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Photo Credit: PR Photos

The question "Who are you wearing?" has become as much of a red carpet staple as the physical carpet itself. It's the first question asked in any actress' interview. This year though, there is a public push for more insightful questions to be asked to actresses via the viral campaign #AskHerMore. 

The social movement challenges the idea that red carpet interviews should be focused only on an actress' fashion and beauty choices. It encourages interviewers and reporters on the carpet to ask more substantial questions. If they're struggling for ideas, Twitter users are meant to use the hashtag to share their own questions. The campaign looks at the red carpet as a place where actresses should be able to talk about their careers, projects and causes they support. 


"Imagine a world where celebrities were championing their causes on the red carpet," Jennifer Siebel Newsom, founder and CEO of the Representation Project that started the campaign, told The Hollywood Reporter. "Can you imagine the impact? Their messages would trickle down as inspiration for others to get involved in causes."

The #AskHerMom campaign garnered a lot of attention last night at The Oscars, but it was actually started more than a year ago at the 2014 Emmy Awards. It's also not the first time anyone has suggested interviewers ask actresses more thoughtful questions during award shows. Red carpet host extraordinaire Ryan Seacrest tried in 2010 to eliminate the question "Who are you wearing?" in favor of more in-depth questions during his Oscar coverage, to which he was extremely criticized. This year he again tried to get more creative with his questions, which unfortunately led him asking Oscar nominee Naomi Watts about her breakfast frittata instead of you know, her career.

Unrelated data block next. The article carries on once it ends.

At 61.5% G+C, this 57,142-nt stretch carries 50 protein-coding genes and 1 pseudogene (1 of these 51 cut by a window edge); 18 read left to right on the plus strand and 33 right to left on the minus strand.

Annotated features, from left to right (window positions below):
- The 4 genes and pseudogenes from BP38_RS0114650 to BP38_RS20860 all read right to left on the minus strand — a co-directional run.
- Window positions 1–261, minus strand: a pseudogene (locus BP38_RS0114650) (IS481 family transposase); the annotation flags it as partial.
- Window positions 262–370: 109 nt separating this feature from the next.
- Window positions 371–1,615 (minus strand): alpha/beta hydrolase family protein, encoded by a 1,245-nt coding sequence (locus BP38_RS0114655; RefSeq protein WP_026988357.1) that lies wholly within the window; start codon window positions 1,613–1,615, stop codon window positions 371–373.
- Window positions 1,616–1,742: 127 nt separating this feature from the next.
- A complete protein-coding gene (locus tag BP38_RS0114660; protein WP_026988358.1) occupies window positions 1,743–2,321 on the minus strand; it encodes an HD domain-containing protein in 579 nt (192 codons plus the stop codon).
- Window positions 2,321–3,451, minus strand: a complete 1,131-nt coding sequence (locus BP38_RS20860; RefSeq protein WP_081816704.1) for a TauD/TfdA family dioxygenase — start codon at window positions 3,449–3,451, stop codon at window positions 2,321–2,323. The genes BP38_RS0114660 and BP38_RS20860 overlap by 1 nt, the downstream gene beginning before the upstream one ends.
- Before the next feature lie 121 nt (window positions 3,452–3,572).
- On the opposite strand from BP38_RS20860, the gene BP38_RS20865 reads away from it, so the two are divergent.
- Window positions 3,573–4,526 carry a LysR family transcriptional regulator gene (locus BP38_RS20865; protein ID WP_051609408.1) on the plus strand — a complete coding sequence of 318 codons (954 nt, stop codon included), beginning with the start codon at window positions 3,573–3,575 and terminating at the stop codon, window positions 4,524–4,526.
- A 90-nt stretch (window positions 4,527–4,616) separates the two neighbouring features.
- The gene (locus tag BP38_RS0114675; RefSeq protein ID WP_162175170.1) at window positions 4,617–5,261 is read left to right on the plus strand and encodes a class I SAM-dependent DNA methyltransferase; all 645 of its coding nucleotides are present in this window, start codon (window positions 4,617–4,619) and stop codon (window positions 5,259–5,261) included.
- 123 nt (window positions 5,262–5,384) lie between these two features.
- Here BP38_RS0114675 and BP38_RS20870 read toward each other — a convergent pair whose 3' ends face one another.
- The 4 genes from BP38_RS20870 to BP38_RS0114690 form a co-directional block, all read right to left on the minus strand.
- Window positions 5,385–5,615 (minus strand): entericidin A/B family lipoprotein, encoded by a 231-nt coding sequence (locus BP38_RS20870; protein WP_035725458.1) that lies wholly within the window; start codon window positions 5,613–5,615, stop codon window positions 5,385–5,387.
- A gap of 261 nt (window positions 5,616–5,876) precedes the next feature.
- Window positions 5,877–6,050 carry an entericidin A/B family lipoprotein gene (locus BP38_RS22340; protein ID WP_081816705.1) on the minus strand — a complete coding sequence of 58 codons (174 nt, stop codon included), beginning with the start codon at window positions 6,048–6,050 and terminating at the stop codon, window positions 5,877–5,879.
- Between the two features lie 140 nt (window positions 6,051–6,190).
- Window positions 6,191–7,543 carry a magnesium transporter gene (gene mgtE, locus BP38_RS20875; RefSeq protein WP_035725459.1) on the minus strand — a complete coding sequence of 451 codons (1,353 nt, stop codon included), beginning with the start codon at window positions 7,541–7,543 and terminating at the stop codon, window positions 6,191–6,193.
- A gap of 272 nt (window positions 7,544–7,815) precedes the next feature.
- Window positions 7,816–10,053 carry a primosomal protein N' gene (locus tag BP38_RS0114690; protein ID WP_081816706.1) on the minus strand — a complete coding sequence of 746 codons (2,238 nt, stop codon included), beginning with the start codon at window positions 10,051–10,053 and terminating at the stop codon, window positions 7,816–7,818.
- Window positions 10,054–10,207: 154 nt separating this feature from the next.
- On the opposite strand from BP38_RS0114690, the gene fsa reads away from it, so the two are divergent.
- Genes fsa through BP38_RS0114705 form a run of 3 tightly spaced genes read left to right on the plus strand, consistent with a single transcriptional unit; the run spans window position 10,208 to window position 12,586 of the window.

But just because Seacrest is having a little difficulty expanding his question repertoire, doesn't mean every interviewer is. We got a few wonderful questions and answers on the Oscars red carpet last night, particularly when Julianne Moore was able to speak up about the misnomer that Alzheimer's was a normal a part of aging and not a disease. Lupita Nyong'o told Entertainment Tonight she enjoys being asked about her profession, as it's where she's an expert. 

The argument is there that discussion about an actress' dress is necessary as many designers lend, and some times even pay, the actresses to wear their gowns for publicity purposes. 

Designer Reem Acra told Refinery 29, "You have someone big wearing your dress on the red carpet and automatically the next day the emails or orders will pour in." 

So a mention of what designer an actress is wearing may be fair, but it also doesn't mean it's the only thing the actress should have to talk about. Reese Witherspoon said it perfectly in her interview with ABC Robin Roberts, "We are more than just our dresses."  

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